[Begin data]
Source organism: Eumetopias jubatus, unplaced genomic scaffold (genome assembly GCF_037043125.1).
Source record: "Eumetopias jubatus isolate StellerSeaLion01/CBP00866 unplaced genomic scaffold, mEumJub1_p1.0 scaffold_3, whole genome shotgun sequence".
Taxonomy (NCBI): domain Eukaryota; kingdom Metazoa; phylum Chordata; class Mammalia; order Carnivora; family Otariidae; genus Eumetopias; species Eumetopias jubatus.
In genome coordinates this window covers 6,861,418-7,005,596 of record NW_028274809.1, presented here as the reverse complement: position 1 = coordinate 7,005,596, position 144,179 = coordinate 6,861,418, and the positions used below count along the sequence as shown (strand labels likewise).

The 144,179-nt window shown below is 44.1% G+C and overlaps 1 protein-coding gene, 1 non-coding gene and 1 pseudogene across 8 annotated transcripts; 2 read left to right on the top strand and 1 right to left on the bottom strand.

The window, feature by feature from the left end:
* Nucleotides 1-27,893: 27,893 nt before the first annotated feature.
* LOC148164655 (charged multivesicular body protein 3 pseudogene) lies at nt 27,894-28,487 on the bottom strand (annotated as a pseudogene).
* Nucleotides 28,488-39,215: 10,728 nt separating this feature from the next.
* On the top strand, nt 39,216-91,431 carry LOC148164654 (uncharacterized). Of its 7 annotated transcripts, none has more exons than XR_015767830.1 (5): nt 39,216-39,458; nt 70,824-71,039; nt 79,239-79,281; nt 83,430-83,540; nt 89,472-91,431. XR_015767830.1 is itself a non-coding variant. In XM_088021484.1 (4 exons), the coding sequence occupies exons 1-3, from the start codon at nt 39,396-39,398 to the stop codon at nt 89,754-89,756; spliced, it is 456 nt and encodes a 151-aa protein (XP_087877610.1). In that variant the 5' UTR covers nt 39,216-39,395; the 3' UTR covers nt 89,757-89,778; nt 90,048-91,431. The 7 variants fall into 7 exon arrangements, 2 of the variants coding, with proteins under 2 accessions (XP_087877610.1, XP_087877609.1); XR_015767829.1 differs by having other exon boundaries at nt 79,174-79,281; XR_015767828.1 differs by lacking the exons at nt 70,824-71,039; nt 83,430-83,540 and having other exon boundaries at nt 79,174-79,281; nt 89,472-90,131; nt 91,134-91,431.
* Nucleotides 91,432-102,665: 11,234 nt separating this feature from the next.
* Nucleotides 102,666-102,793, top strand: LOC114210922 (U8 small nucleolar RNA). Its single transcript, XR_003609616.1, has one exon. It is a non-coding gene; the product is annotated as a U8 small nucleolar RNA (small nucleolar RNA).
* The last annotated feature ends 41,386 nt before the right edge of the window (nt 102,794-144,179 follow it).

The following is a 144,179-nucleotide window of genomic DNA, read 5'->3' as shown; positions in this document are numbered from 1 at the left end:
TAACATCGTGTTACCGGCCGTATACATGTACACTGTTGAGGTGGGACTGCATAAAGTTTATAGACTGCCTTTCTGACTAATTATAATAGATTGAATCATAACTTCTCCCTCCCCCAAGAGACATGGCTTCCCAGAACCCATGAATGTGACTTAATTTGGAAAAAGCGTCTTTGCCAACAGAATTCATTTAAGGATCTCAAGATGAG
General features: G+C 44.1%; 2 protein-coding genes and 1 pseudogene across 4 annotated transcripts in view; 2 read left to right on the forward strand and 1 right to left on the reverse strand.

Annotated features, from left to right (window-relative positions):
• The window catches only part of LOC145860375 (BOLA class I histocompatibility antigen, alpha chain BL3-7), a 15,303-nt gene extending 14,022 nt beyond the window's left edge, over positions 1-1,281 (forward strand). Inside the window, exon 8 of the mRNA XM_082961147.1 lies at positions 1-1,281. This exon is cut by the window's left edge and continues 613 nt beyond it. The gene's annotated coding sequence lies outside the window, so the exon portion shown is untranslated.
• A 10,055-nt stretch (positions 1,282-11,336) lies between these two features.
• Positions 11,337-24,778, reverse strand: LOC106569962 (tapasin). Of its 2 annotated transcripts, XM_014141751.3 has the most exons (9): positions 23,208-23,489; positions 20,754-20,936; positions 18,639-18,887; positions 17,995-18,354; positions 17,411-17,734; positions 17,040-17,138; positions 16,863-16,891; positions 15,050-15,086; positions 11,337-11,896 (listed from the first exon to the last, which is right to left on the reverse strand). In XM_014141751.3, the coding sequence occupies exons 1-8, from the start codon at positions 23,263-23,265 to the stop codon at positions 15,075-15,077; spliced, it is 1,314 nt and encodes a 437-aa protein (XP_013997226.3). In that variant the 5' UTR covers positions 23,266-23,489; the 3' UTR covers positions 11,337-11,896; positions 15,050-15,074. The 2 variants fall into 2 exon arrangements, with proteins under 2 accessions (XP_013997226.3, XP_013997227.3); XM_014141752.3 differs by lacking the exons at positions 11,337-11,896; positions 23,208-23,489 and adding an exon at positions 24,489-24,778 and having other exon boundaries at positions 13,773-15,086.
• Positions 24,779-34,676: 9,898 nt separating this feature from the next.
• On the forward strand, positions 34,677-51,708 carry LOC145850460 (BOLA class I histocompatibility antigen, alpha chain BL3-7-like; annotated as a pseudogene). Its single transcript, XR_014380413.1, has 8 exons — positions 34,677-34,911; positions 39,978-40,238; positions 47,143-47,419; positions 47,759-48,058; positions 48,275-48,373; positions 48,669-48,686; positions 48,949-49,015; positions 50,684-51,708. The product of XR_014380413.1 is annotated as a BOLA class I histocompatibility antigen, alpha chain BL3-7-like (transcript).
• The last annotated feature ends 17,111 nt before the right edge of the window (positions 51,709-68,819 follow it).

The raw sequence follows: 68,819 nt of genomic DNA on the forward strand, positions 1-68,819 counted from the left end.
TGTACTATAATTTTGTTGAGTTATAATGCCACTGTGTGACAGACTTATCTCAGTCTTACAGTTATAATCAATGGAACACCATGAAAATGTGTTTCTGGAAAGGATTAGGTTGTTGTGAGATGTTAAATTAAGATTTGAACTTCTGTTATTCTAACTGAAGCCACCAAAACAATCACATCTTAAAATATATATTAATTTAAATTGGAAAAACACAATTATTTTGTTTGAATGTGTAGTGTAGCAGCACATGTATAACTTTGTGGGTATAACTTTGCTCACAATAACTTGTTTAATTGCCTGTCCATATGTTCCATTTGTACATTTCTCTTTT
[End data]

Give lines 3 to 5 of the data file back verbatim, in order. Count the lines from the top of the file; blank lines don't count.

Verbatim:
Taxonomy (NCBI): domain Eukaryota; kingdom Metazoa; phylum Chordata; class Mammalia; order Carnivora; family Otariidae; genus Eumetopias; species Eumetopias jubatus.
In genome coordinates this window covers 6,861,418-7,005,596 of record NW_028274809.1, presented here as the reverse complement: position 1 = coordinate 7,005,596, position 144,179 = coordinate 6,861,418, and the positions used below count along the sequence as shown (strand labels likewise).

The 144,179-nt window shown below is 44.1% G+C and overlaps 1 protein-coding gene, 1 non-coding gene and 1 pseudogene across 8 annotated transcripts; 2 read left to right on the top strand and 1 right to left on the bottom strand.